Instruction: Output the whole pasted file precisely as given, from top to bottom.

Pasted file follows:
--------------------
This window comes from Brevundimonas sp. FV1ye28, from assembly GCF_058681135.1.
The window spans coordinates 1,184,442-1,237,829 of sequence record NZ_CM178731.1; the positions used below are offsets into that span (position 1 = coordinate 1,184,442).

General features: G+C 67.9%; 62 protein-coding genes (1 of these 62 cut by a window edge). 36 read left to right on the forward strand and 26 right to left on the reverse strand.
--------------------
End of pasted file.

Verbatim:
This window comes from Brevundimonas sp. FV1ye28, from assembly GCF_058681135.1.
The window spans coordinates 1,184,442-1,237,829 of sequence record NZ_CM178731.1; the positions used below are offsets into that span (position 1 = coordinate 1,184,442).

General features: G+C 67.9%; 62 protein-coding genes (1 of these 62 cut by a window edge). 36 read left to right on the forward strand and 26 right to left on the reverse strand.